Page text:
Advantages of using automation

 Cyber automation enables organizations to find and reduce risk in areas that may have a low but essential impact on the company. Streamlining these important risk management tasks frees up IT resources and staff to assess high-risk areas and helps them manage risk more efficiently.

  • Better decision making. One challenge corporate leader’s face is having to make critical business decisions quickly, often without being able to assess the risk to other parts of the business. Using cyber automation across the company provides a grouping of high, medium, and low-risk areas, each of which requires a direct coloration to business impact. This enables executives to make more informed decisions about how the business is run and where to make investments.

  • Increased efficiency. Adding automation into IT systems management can help streamline business workflows, data management, and protection to create a much more stable and efficient environment.

  • A clear view of enterprise risk management. Several of the high profile breaches in 2018 and 2019 have occurred because of poor enterprise risk management and the inability to identify high risk and low-risk areas. Not patching an IT system promptly may seem trivial on the surface, but if not done, can impact the company adversely. Equifax is a prime example of this. And not creating a plan that coordinates older IT systems with newer technologies to provide innovative business solutions can also damage a company, as in the case of Marriott hotels.  

  • Focus on high-value activities. The time saved through automation will free up cyber teams so they can allocate their energies to monitoring, threat mitigation, and response on the most critical areas of the system.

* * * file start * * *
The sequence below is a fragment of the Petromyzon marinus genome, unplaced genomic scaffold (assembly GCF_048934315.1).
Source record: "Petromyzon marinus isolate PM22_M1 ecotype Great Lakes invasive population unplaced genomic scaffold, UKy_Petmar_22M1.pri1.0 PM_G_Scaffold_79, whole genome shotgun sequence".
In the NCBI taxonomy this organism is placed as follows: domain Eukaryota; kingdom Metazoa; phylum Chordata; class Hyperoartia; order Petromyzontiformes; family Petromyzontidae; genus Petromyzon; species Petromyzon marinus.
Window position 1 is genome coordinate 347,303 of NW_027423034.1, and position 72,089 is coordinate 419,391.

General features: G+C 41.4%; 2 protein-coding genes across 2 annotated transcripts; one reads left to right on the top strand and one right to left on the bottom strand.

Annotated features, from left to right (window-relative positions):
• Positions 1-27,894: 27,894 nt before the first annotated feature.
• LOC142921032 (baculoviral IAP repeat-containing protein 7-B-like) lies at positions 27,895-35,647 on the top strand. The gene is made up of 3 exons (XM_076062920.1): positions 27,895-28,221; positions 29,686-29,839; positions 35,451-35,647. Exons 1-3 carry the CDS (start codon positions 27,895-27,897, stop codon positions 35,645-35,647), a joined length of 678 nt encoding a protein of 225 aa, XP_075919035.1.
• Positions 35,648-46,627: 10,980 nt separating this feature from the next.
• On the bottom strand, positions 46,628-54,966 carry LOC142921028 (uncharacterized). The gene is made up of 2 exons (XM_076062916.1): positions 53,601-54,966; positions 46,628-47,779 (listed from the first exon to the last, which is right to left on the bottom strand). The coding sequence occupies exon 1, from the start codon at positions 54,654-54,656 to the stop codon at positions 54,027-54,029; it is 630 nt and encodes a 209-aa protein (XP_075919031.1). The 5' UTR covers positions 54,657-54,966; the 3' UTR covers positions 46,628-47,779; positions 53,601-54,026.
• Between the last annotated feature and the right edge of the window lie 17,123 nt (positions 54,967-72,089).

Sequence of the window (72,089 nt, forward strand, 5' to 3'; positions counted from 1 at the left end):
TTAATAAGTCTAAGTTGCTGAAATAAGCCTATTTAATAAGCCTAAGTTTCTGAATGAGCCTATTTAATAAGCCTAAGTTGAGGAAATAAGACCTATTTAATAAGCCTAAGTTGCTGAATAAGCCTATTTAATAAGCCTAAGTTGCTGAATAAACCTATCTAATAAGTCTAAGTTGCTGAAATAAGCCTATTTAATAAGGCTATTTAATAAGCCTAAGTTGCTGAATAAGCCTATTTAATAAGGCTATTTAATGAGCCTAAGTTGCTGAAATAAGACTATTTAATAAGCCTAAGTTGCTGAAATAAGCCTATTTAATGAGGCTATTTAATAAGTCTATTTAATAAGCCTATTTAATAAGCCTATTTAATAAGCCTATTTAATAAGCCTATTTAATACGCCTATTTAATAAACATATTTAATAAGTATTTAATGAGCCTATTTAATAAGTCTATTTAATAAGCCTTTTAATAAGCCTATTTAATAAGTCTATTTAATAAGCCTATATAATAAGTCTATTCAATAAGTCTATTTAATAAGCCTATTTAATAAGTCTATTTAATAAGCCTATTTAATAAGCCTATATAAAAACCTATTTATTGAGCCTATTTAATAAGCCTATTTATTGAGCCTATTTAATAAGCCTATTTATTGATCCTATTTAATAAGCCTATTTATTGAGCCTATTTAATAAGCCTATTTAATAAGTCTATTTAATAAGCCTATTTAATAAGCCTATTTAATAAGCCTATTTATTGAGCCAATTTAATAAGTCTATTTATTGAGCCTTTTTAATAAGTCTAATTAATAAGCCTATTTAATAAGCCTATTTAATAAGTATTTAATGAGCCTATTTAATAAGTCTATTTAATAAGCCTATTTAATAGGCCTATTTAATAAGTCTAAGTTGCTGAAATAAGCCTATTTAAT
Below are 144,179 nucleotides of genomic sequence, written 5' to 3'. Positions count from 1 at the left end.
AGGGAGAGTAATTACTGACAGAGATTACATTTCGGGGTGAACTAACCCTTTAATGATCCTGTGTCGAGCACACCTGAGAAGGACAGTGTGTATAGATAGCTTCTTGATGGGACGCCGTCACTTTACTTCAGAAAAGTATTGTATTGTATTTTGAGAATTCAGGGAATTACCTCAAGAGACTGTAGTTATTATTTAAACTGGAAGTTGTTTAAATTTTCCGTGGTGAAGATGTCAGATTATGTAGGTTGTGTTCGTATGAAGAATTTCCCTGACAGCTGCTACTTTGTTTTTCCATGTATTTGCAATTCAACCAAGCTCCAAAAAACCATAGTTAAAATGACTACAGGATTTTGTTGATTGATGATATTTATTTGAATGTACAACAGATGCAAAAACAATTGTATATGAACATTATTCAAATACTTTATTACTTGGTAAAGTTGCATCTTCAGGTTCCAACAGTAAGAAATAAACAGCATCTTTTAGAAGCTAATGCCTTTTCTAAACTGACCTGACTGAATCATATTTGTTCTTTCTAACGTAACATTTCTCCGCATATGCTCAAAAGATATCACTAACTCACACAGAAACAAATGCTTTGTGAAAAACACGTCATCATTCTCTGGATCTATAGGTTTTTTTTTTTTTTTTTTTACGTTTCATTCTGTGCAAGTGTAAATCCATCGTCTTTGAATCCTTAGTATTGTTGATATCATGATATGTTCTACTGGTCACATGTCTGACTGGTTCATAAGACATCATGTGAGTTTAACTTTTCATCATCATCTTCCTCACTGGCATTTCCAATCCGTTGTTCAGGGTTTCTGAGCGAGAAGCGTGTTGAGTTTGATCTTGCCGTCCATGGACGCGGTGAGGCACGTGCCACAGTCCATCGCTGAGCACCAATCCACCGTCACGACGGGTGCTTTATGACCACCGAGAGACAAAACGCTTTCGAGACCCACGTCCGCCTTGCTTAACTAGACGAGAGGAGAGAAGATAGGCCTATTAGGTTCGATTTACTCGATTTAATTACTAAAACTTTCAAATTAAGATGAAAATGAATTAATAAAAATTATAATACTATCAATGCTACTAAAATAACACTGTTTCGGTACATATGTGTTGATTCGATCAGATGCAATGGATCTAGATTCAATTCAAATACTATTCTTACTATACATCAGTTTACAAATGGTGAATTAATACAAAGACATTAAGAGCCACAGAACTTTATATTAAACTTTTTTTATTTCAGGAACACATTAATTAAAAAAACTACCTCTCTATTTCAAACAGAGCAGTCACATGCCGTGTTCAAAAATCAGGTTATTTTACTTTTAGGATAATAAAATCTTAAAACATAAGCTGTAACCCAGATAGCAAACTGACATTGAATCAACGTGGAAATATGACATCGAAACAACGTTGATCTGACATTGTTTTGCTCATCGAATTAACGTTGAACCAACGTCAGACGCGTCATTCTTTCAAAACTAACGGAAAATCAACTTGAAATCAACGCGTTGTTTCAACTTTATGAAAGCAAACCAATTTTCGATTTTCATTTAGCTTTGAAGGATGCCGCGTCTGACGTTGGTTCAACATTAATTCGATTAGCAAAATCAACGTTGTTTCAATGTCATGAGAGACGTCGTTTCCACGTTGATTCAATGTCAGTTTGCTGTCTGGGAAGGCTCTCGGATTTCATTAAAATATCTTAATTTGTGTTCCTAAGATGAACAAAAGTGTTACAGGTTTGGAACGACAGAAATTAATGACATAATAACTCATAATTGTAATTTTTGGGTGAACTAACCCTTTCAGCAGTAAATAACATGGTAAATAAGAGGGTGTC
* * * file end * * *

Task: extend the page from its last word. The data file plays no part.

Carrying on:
• Minimize the risk of human error. Automation can also help reduce the possibility of injecting human error into security tasks. For example, office networks are commonly compromised through phishing emails, which try to trick recipients into clicking links to malware. Phishing emails are becoming more complex, making normal analysis more challenging. Automated tools could quickly weed out such emails from company servers.


 Today, low-risk tasks can be automated, which frees up resources to focus on high-risk areas that need extra protection and management. But, in the future, as cyber defense automation technology matures, business and IT risk management will benefit even more when higher risk areas become automatable.  In general, cybersecurity automation can strengthen a company’s risk management and increase resilience in the following ways:

  • Methodically and persistently identifies the risks surrounding your business activities.

  • Assesses the likelihood of an event occurring.

  • Provides an understanding of how to respond to these events.

  • Puts systems in place to deal with the consequences.

  • Monitors the effectiveness of your risk management approaches and controls.

  • Improves decision-making, planning, and prioritization.

  • Helps manage capital investments and resources more efficiently.

  • Helps you identify the highest risk areas and helps focus on ensuring those systems are resilient.